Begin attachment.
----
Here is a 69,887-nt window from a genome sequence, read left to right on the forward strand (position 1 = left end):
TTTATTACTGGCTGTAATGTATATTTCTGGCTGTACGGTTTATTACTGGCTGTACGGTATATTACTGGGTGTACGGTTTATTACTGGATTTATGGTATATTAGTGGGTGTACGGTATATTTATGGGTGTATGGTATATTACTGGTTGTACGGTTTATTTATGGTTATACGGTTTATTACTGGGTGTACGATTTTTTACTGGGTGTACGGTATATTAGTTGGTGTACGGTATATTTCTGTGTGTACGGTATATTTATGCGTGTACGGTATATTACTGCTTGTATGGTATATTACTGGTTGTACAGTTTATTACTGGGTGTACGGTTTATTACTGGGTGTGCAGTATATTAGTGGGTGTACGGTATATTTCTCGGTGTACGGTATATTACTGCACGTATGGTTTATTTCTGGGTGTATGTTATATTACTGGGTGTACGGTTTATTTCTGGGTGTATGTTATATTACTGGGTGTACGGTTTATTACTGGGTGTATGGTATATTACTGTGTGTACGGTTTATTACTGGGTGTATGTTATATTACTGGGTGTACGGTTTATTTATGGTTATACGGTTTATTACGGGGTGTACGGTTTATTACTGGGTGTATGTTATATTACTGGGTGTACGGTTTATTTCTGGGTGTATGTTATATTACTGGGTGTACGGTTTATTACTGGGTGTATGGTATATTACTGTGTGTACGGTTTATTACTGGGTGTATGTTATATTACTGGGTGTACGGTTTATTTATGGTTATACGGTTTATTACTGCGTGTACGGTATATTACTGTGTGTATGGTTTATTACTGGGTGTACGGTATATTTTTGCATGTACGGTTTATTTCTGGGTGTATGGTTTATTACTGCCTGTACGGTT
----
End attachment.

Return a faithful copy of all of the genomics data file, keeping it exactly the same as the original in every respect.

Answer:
Here is a 69,887-nt window from a genome sequence, read left to right on the forward strand (position 1 = left end):
TTTATTACTGGCTGTAATGTATATTTCTGGCTGTACGGTTTATTACTGGCTGTACGGTATATTACTGGGTGTACGGTTTATTACTGGATTTATGGTATATTAGTGGGTGTACGGTATATTTATGGGTGTATGGTATATTACTGGTTGTACGGTTTATTTATGGTTATACGGTTTATTACTGGGTGTACGATTTTTTACTGGGTGTACGGTATATTAGTTGGTGTACGGTATATTTCTGTGTGTACGGTATATTTATGCGTGTACGGTATATTACTGCTTGTATGGTATATTACTGGTTGTACAGTTTATTACTGGGTGTACGGTTTATTACTGGGTGTGCAGTATATTAGTGGGTGTACGGTATATTTCTCGGTGTACGGTATATTACTGCACGTATGGTTTATTTCTGGGTGTATGTTATATTACTGGGTGTACGGTTTATTTCTGGGTGTATGTTATATTACTGGGTGTACGGTTTATTACTGGGTGTATGGTATATTACTGTGTGTACGGTTTATTACTGGGTGTATGTTATATTACTGGGTGTACGGTTTATTTATGGTTATACGGTTTATTACGGGGTGTACGGTTTATTACTGGGTGTATGTTATATTACTGGGTGTACGGTTTATTTCTGGGTGTATGTTATATTACTGGGTGTACGGTTTATTACTGGGTGTATGGTATATTACTGTGTGTACGGTTTATTACTGGGTGTATGTTATATTACTGGGTGTACGGTTTATTTATGGTTATACGGTTTATTACTGCGTGTACGGTATATTACTGTGTGTATGGTTTATTACTGGGTGTACGGTATATTTTTGCATGTACGGTTTATTTCTGGGTGTATGGTTTATTACTGCCTGTACGGTT